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Sports Medicine
Do kids get arthritis?
February 24, 2017 | by Dr. Tommy Gerschman

While arthritis is often perceived as a condition of the elderly, the reality is it can strike anyone at any time, regardless of age, physical condition or ethnicity.

It is estimated that 24,000 Canadian children aged 18 and under live with a form of arthritis. That is approximately three in every 1,000 kids—about as common as children with diabetes.

In-line with Arthritis Society of Canada’s Childhood Arthritis Month, we’ve answered some of your questions, including one of the most important ones for us: Can children with arthritis be athletes?

WHAT EXACTLY IS ARTHRITIS?

Arthritis, or inflammation of the joints, can occur for a number of reasons. The most common arthritis, often seen later in life is called osteoarthritis and is caused when the cartilage and functioning of the joint has deteriorated over time, or due to an earlier injury.

The other main type of arthritis is an autoimmune process, where the body’s immune system mistakenly attacks the joints and can cause pain, swelling, dysfunction and joint damage. This latter type of arthritis, the autoimmune type, is most commonly known as Rheumatoid Arthritis in adults but occurs in children too.

In children, it is known as Juvenile Idiopathic Arthritis (JIA). It is a chronic disease, most often looked after by a specialist doctor known as a Pediatric Rheumatologist. Children of any age can be affected, as young as a toddler and all the way up to teenagers, though it occurs more frequently in girls. Although any joint in the body can be affected, the knees are most common.

HOW IS ARTHRITIS IN CHILDREN TREATED?

The medications available today have revolutionized the treatment of arthritis in children over the past 30 years so that we are able to put the disease in remission and preserve joint function.

The treatment of arthritis in children usually consists of medications and physiotherapy.

Most children start a medication called naproxen, which is similar to ibuprofen, helps with some pain relief and also acts as an anti-inflammatory. However, often stronger medications are needed to help control the immune system to stop it from attacking the joints.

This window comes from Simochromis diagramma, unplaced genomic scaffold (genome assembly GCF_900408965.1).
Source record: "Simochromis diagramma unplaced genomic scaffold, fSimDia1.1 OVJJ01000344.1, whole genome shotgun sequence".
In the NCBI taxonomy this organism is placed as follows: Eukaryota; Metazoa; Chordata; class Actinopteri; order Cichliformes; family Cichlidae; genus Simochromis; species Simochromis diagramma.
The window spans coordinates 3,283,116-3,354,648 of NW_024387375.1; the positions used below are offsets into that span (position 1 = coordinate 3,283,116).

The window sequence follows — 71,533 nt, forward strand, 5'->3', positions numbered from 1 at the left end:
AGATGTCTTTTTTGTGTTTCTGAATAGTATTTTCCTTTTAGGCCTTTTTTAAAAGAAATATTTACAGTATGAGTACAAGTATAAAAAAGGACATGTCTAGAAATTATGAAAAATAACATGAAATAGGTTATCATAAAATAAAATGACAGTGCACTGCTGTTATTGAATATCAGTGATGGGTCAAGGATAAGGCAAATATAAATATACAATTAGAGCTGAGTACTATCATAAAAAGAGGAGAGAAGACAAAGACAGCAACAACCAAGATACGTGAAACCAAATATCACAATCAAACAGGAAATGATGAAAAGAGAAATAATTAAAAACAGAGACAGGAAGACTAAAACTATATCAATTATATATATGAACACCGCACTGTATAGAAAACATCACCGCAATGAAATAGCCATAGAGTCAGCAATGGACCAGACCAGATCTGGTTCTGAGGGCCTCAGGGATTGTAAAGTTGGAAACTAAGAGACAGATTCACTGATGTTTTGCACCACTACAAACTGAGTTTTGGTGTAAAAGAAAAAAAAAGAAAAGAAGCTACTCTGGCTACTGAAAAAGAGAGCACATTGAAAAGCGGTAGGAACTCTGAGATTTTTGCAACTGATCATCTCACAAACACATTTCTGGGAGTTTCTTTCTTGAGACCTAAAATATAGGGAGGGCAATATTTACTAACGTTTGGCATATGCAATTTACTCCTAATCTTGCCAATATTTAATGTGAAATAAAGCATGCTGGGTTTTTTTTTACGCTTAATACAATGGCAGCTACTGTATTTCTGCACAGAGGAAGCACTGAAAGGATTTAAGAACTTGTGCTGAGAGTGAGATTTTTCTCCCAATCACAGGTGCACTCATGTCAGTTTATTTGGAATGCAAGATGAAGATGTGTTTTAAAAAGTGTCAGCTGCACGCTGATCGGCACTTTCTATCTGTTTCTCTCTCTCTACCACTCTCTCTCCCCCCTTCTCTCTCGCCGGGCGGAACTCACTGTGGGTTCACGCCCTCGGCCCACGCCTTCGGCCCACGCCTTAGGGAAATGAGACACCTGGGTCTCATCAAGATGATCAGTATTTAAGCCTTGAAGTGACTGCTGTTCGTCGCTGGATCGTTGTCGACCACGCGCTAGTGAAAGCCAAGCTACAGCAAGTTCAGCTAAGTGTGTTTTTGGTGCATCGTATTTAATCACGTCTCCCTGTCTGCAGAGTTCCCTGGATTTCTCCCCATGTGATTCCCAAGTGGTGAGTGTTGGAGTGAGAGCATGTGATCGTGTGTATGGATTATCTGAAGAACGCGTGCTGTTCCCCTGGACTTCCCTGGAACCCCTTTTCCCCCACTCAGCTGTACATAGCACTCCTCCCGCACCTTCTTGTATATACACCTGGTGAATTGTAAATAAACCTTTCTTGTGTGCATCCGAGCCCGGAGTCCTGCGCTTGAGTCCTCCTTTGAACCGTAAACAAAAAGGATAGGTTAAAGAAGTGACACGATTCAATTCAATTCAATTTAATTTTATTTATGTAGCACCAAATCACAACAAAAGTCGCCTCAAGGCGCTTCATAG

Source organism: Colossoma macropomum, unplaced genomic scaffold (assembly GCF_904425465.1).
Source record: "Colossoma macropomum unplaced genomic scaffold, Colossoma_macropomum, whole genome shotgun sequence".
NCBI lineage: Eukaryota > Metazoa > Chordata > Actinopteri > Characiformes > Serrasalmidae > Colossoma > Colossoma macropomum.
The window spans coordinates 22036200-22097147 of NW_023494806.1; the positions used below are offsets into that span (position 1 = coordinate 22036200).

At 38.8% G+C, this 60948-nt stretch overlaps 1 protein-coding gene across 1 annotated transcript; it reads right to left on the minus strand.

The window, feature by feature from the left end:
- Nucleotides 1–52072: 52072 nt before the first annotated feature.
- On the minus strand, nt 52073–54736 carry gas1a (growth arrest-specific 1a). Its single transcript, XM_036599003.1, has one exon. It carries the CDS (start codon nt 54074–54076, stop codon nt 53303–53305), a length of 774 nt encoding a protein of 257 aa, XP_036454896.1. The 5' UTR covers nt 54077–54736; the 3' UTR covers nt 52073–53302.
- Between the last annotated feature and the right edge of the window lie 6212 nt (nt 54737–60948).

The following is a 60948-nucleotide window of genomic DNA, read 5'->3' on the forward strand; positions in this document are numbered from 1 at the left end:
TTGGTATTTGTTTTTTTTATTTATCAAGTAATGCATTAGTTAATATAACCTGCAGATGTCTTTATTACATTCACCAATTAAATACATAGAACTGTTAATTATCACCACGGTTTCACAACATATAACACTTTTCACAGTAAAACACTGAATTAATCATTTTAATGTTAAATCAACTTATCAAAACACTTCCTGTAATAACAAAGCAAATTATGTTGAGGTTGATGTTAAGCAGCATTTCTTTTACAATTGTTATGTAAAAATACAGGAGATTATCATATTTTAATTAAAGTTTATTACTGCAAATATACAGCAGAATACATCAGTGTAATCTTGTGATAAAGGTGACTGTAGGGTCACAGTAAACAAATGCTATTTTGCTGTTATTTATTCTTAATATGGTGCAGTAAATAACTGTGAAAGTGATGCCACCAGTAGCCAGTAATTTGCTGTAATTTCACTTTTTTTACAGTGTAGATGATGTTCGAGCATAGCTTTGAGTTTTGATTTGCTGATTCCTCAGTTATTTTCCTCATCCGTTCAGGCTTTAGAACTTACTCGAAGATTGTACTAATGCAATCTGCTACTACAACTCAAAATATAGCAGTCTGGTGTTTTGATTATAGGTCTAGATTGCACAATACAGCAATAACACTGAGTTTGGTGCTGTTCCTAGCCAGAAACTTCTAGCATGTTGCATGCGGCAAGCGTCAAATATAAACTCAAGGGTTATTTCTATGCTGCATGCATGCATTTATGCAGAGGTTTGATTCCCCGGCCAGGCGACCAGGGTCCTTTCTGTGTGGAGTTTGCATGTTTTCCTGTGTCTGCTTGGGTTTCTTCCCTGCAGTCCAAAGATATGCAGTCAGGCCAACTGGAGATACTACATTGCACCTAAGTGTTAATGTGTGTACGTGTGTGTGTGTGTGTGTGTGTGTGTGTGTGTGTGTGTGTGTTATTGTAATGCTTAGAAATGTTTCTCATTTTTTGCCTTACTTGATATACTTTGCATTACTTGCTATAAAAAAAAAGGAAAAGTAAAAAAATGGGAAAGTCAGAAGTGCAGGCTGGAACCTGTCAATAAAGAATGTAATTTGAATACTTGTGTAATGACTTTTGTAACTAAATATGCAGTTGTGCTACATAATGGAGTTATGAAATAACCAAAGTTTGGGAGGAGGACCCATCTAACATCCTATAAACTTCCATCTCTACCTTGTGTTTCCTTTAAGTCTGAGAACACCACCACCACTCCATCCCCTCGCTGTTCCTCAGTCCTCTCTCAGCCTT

Some of the newer medications that can be used are called “biologics”. These medications have been around for about the past 15-20 years and are able to target more specifically the parts of the immune system which we know are overactive in JIA. Sometimes, we are also able to inject corticosteroids (which are powerful immunosuppressants) directly into the joint with arthritis.

Physiotherapy can also play an important role for any joints which may have become weakened or stiff.

CAN CHILDREN WITH ARTHRITIS BE ATHLETES?

Absolutely! Children with arthritis are athletes in any number of sports. We encourage children with arthritis, once they have been treated, to keep active and to exercise. From junior drafted hockey players to top-level ballerinas to national-level swimmers — children with arthritis are not only playing sports but also competing (and winning) at the highest levels.

PEDIATRIC RHEUMATOLOGY AT FORTIUS

Three decades ago the question was often “how do we keep this child out of a wheelchair?”. The question today is more commonly “how can we help this child go on to win a gold medal?”. At Fortius Sport & Health we want to help athletes who are motivated to optimize their performance for life—including children with a chronic disease such as arthritis (JIA).

As a Pediatric Rheumatologist, I work with children to get them back in the game by getting their joints moving and helping to get them feel better.

With a sports medicine approach, we have been able to help young athletes with JIA to tackle their concerns with an understanding of the unique issues that athletes experience. Then, the Fortius Sport & Health environment allows for an integrated and collaborative approach between practitioners in discussing the management of issues these athletes face. This helps determine what components are due to inflammation and arthritis and which are due to sport and exercise.

If your child has been diagnosed with, or if you are concerned about arthritis, ask your family doctor if Pediatric Rheumatology at Fortius Sport & Health could be a right fit for you. Visit our website to learn more about Sport Medicine at Fortius.